High capacity additions in both state owned ports as well as private ports
on both the west and the east coasts will dent the business performance of
container terminals in the medium-term, a rating agency report said.
On the west coast, the over-capacity concerns stem from the state-run JNPT,
the largest container port in India already handling over half of the volumes,
planning to double its capacity with the addition of the fourth terminal.
Competing terminals at Mundra, Pipavav, Hazira and three existing JNPT
terminals will be hit over the next three years because of JNPT's plans,
domestic ratings agency Icra said in a report. With prime minister's penchant
for setting up projects in Gujarat, Kandla port will see massive investment in
container handling facilities in the coming years
On the East coast, the Chennai-Ennore-Kattupalli- Krishnapatnam cluster,
which has seen significant capacity being installed, is also likely to face
strong competition for volumes over the next 3-5 years, it said. Chennai port
alone has an installed cargo handling capacity of 130 million tons while the
port handled 51 million tonnes of cargo last year.
Gone are the days when Chennai port handled the requirements of four
states. At present there are four modern ports in and around Chennai.
The pressure on realisation and margins is imminent as the lines drive a
hard bargain on rates," a spokesman of the rating agency said. While the
recent capacity creation in these regions is backed by prediction of strong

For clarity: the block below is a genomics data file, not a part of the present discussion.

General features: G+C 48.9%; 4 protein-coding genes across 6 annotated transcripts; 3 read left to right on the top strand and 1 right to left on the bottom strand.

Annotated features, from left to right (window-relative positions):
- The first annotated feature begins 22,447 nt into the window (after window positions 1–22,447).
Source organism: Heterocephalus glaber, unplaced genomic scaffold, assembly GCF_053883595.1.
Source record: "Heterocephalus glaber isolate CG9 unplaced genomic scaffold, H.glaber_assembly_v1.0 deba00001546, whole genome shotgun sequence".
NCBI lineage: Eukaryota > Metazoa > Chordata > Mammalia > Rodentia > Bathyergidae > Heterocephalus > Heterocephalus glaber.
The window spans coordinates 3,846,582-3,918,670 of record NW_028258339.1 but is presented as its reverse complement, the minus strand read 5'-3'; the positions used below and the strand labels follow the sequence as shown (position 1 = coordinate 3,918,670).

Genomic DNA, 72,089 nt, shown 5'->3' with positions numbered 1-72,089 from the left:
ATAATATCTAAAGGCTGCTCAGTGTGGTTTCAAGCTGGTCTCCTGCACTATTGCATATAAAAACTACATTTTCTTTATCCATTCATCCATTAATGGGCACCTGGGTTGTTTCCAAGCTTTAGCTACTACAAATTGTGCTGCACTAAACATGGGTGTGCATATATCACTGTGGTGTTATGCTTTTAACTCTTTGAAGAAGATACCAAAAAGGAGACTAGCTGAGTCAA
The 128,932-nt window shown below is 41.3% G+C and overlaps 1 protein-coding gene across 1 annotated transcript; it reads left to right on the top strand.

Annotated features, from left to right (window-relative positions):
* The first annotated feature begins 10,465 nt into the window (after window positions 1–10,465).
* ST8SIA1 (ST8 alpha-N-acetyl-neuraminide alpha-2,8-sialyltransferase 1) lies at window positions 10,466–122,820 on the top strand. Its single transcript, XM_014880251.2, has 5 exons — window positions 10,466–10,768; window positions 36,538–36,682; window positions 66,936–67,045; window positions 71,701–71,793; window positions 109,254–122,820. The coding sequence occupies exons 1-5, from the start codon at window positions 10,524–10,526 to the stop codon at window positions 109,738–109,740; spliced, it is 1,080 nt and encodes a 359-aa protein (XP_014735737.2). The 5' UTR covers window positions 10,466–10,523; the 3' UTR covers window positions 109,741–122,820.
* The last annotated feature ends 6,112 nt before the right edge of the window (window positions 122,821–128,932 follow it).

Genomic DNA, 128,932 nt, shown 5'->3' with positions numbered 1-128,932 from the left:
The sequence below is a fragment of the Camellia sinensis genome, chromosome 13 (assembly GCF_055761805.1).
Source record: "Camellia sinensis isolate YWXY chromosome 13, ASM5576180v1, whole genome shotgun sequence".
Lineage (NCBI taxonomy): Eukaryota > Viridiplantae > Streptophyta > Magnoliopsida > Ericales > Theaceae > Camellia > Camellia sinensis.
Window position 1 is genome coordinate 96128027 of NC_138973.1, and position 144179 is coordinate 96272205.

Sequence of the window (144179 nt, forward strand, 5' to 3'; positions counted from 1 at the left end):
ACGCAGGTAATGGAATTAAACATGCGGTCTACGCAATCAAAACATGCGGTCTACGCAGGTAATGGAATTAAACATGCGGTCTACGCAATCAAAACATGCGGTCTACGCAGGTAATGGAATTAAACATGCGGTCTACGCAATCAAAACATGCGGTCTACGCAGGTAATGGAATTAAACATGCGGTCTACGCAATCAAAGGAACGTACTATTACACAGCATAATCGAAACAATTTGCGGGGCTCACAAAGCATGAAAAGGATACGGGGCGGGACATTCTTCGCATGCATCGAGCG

demand growth, increase in exim cargo movement would be gradual and in the
interim, terminals could witness pressure on volumes," he added.
Given the high leveraging of some private sector port operators and
concerns on returns, he said "consolidation trends could gather further
momentum going forward".
He, however, warned that credit profiles could come under pressure on
account of any leveraged merger and acquisition transactions, recurring cargo
related setbacks or any adverse movement on tariff related litigations.
On the non-container side, including bulk, liquid and other cargo, the
agency said the decline in coal volumes in the first eight months of the fiscal
is a "concern" over the long term. The government had resisted coal
imports but had to give in when the coal inventory in thermal power stations
became hand to mouth in recent months. The stations had two to three days
stocks last months but things have improved as railways rushed coal stocks to
plants in southern India,
"A prolonged decline in coal import requirement in the absence of
diversification into other cargo categories can impact the returns for such
port sector players," it said.
near term, the cargo and cash accrual outlook for the port sector overall is
positive, it said.